Sugar could damage adolescent brains

In a new study researchers offer yet another reason for parents to make sure their youngsters are on a healthy low-sugar diet: The sweet stuff is shown to lead to multiple problems in developing brains.

The study, conducted by University of California researchers and published in Hippocampus last month, examined the mental development of adolescent rats on a high-sugar diet.

The scientists found that allowing the creatures to consume large quantities of sugar and high fructose corn syrup at will caused memory problems and brain inflammation along with the onset of diabetic symptoms.

“The brain is especially vulnerable to dietary influences during critical periods of development, like adolescence,” said Scott Kanoski, assistant professor at the USC Dornsife College of Letters, Arts and Sciences.

The 76 rats tested were fed a diet that included 34 percent to 40 percent sugar-based caloric intake before being tested on mazes to test spatial memory ability.

That sounds like a lot, but the Centers for Disease Control and Prevention report that the average U.S. teen’s caloric intake is made up of about 17 percent added sugar. The number would be considerably higher for individuals who consume multiple sugary drinks throughout the day.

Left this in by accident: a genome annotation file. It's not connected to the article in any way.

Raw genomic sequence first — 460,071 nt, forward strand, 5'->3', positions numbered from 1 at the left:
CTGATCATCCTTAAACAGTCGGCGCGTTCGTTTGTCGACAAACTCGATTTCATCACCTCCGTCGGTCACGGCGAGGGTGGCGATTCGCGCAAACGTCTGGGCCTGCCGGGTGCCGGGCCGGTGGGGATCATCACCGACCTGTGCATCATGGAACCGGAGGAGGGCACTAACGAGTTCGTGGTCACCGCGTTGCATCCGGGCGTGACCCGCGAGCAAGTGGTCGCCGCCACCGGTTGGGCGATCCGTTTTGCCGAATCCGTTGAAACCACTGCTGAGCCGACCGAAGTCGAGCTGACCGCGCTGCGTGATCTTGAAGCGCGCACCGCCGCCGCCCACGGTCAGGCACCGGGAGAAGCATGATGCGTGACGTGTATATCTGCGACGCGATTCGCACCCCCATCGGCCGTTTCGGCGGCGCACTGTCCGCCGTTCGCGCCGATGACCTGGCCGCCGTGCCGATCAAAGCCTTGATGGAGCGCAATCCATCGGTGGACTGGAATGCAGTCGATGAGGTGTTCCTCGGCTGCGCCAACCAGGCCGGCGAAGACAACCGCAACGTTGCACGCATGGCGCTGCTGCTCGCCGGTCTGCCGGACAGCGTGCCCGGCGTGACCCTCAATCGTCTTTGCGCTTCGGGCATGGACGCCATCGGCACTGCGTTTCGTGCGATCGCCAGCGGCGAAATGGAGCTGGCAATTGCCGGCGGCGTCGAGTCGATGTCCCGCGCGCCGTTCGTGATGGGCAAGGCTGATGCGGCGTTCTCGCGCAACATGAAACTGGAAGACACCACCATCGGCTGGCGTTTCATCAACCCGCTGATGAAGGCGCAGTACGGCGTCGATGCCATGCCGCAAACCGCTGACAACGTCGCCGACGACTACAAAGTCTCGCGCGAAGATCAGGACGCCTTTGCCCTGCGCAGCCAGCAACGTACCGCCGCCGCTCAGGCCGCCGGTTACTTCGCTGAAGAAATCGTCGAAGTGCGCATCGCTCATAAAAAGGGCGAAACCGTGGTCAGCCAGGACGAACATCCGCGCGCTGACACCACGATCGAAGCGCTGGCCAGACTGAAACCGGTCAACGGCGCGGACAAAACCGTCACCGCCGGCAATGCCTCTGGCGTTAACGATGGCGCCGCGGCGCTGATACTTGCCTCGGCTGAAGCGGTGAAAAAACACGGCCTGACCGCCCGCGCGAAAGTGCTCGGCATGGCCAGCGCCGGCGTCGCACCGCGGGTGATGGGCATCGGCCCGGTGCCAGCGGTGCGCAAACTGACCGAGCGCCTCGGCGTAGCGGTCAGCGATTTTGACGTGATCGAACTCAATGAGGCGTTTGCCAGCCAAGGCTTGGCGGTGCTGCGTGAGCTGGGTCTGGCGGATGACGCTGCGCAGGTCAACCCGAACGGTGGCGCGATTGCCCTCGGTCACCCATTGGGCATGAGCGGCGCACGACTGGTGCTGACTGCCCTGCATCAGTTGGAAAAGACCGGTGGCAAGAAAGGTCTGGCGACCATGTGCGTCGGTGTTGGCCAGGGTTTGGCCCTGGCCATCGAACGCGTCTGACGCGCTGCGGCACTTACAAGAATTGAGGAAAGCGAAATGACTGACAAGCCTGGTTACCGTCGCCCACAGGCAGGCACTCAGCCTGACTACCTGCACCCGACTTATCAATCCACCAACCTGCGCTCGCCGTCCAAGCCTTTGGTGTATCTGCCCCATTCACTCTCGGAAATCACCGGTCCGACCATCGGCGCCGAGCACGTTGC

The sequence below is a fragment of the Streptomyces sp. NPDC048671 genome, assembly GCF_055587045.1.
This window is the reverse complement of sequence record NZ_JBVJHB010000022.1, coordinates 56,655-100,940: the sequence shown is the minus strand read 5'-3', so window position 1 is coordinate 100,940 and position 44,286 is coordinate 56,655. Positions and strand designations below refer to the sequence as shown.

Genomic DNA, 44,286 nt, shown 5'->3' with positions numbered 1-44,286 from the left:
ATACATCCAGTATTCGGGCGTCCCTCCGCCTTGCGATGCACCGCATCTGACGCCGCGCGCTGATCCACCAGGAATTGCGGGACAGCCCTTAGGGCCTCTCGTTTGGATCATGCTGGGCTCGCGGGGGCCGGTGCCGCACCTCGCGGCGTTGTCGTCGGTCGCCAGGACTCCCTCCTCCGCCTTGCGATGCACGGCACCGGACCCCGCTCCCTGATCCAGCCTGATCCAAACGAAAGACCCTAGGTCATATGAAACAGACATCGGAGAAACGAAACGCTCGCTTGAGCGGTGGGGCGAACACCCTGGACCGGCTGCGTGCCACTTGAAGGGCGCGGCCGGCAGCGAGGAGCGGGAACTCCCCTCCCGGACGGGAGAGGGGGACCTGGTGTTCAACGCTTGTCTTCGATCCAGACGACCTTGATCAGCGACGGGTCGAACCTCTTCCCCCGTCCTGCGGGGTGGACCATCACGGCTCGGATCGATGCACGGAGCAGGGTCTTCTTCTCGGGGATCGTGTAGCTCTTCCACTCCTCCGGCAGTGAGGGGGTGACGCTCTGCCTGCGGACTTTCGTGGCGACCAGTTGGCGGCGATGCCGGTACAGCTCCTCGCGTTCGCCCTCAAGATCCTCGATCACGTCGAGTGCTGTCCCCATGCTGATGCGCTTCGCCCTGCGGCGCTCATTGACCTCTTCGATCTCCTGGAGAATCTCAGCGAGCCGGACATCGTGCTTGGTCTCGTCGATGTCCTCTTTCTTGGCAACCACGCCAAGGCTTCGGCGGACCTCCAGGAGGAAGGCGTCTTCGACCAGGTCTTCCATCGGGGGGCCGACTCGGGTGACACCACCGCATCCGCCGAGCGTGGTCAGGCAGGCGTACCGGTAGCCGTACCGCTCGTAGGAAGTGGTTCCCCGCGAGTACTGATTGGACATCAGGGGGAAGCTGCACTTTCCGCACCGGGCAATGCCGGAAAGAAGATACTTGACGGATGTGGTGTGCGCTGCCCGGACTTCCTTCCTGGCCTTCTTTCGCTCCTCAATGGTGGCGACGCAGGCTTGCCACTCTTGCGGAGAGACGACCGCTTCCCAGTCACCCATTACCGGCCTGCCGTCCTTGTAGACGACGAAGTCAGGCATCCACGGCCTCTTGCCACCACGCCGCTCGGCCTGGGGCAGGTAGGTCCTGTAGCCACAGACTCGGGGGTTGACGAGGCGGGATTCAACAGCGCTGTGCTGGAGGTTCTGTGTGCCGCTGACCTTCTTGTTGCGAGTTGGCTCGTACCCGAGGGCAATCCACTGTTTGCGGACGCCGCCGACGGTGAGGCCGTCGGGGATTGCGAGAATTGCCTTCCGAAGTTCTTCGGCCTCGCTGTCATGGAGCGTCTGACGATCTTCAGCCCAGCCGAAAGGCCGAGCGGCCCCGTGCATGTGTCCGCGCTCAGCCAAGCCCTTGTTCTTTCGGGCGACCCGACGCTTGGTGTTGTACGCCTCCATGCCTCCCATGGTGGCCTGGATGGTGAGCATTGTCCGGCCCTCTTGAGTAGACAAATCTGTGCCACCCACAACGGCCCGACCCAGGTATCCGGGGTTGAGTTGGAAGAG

The scientists believe that the high sugar intake contributed to neuroinflammation in the hippocampus, which controls memory and is part of the temporal lobe located deep within the brain. Damage to the hippocampus is often found in people who suffer from Alzheimer’s disease and other dementias.


Sam Rolley

By Sam Rolley

After covering news and politics for traditional media outlets, Sam Rolley took a position at Personal Liberty Media Group where he focuses on his true passions: national politics and liberty issues. In his daily columns and reports, Rolley works to help readers recognize lies perpetuated by the mainstream media and develop a better understanding of issues ignored by more conventional outlets. Follow him on Twitter @SamRolley